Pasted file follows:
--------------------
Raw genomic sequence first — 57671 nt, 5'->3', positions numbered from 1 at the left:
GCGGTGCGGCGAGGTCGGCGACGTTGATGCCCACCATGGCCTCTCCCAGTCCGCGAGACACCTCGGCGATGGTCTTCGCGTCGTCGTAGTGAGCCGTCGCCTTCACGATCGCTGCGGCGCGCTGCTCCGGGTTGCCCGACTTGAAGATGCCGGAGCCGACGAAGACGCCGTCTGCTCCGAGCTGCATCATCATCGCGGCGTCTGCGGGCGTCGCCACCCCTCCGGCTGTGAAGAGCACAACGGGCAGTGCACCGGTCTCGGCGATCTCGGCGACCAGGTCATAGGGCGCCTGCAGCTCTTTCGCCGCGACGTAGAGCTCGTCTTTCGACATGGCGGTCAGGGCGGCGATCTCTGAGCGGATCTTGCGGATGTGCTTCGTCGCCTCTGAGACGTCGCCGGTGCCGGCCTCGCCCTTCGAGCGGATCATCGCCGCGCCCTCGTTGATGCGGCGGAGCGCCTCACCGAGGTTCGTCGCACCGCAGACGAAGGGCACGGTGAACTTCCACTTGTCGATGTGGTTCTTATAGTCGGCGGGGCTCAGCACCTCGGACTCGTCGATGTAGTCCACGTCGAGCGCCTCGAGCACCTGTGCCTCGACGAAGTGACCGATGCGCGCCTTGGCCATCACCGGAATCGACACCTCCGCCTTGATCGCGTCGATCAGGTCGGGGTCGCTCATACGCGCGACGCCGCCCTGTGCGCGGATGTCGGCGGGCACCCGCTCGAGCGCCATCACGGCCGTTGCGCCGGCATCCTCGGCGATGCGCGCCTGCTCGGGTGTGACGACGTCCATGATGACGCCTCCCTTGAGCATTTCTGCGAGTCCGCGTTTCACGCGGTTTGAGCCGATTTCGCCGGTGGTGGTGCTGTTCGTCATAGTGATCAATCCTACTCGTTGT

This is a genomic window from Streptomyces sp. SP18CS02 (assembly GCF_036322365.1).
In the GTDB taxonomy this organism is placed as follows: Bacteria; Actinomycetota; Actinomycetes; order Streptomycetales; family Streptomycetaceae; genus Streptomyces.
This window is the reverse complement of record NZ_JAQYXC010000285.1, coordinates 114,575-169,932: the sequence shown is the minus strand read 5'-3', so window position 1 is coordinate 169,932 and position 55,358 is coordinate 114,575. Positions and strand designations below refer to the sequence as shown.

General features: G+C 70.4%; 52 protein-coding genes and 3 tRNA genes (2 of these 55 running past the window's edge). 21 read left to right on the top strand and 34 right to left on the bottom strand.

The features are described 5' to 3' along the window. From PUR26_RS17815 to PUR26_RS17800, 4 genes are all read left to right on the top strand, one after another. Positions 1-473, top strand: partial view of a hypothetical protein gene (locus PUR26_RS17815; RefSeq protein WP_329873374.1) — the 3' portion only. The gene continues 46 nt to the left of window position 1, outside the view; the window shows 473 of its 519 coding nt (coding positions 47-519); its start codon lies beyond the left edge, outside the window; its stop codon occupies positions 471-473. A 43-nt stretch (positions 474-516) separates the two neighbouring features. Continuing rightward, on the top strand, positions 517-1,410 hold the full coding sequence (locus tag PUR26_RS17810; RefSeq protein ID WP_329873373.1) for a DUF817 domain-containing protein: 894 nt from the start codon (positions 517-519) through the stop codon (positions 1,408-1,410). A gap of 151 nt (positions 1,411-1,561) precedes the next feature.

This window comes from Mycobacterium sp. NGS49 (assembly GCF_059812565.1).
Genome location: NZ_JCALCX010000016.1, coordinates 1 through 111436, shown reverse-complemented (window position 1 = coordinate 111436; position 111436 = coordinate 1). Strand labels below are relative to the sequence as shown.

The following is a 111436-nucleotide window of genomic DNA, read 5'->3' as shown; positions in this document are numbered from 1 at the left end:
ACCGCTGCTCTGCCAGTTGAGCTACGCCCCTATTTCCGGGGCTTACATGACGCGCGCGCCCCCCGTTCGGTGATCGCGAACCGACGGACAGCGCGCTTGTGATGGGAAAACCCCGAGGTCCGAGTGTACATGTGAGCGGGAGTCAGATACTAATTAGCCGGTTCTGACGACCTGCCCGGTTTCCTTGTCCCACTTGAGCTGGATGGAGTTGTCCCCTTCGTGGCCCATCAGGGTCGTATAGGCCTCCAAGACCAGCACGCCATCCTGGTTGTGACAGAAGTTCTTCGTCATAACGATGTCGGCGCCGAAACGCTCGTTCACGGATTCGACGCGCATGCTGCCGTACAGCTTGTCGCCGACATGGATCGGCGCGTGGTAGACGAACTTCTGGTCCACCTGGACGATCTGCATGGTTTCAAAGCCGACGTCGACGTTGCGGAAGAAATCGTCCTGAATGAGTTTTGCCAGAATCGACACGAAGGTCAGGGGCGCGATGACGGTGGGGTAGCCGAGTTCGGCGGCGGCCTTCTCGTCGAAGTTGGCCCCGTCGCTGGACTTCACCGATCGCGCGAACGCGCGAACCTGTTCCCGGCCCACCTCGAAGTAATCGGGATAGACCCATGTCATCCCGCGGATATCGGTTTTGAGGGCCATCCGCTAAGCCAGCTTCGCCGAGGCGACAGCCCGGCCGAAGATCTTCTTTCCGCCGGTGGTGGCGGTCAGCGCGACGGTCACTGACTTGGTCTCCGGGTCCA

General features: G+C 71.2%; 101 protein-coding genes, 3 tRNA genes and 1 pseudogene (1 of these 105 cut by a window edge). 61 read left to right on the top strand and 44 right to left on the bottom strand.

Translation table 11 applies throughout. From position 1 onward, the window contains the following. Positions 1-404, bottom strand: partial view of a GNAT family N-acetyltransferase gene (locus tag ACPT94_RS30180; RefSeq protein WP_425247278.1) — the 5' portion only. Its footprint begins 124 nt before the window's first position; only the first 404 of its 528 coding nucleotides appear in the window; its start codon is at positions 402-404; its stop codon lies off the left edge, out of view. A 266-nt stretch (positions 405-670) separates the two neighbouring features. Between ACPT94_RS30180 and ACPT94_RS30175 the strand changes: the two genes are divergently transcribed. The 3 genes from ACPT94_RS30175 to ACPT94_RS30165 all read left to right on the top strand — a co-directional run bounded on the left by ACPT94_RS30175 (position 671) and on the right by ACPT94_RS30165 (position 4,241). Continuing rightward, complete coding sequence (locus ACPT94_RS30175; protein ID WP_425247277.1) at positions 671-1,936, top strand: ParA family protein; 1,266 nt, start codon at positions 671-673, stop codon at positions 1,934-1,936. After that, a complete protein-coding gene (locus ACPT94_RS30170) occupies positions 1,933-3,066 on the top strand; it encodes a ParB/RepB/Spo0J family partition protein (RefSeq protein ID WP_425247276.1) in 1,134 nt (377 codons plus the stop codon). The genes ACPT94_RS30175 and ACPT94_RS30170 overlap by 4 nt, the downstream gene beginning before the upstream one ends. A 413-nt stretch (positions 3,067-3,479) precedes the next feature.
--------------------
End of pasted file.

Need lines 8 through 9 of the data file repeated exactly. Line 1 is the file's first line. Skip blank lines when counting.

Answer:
This window comes from Mycobacterium sp. NGS49 (assembly GCF_059812565.1).
Genome location: NZ_JCALCX010000016.1, coordinates 1 through 111436, shown reverse-complemented (window position 1 = coordinate 111436; position 111436 = coordinate 1). Strand labels below are relative to the sequence as shown.